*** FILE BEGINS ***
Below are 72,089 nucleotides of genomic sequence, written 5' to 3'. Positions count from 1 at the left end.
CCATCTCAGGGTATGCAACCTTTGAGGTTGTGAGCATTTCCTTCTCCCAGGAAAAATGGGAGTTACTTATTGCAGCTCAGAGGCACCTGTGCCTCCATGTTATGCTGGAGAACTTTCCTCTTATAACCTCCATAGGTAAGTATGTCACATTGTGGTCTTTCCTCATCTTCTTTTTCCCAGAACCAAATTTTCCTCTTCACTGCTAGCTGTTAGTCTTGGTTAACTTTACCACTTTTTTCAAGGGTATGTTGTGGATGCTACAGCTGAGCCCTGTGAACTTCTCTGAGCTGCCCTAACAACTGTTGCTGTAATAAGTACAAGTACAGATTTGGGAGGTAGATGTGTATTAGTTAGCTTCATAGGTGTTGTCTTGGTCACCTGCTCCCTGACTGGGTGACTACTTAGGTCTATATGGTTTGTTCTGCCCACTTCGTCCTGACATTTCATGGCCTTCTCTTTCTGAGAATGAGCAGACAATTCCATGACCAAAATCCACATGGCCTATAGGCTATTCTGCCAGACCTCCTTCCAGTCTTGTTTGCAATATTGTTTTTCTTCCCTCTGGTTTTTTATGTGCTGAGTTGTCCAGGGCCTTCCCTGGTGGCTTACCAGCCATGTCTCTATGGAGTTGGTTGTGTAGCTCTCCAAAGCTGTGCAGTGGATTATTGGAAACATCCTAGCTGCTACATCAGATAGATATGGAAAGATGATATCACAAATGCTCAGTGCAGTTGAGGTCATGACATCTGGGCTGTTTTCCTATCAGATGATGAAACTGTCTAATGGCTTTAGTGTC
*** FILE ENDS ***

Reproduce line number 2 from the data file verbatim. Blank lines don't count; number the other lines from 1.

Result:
CCATCTCAGGGTATGCAACCTTTGAGGTTGTGAGCATTTCCTTCTCCCAGGAAAAATGGGAGTTACTTATTGCAGCTCAGAGGCACCTGTGCCTCCATGTTATGCTGGAGAACTTTCCTCTTATAACCTCCATAGGTAAGTATGTCACATTGTGGTCTTTCCTCATCTTCTTTTTCCCAGAACCAAATTTTCCTCTTCACTGCTAGCTGTTAGTCTTGGTTAACTTTACCACTTTTTTCAAGGGTATGTTGTGGATGCTACAGCTGAGCCCTGTGAACTTCTCTGAGCTGCCCTAACAACTGTTGCTGTAATAAGTACAAGTACAGATTTGGGAGGTAGATGTGTATTAGTTAGCTTCATAGGTGTTGTCTTGGTCACCTGCTCCCTGACTGGGTGACTACTTAGGTCTATATGGTTTGTTCTGCCCACTTCGTCCTGACATTTCATGGCCTTCTCTTTCTGAGAATGAGCAGACAATTCCATGACCAAAATCCACATGGCCTATAGGCTATTCTGCCAGACCTCCTTCCAGTCTTGTTTGCAATATTGTTTTTCTTCCCTCTGGTTTTTTATGTGCTGAGTTGTCCAGGGCCTTCCCTGGTGGCTTACCAGCCATGTCTCTATGGAGTTGGTTGTGTAGCTCTCCAAAGCTGTGCAGTGGATTATTGGAAACATCCTAGCTGCTACATCAGATAGATATGGAAAGATGATATCACAAATGCTCAGTGCAGTTGAGGTCATGACATCTGGGCTGTTTTCCTATCAGATGATGAAACTGTCTAATGGCTTTAGTGTC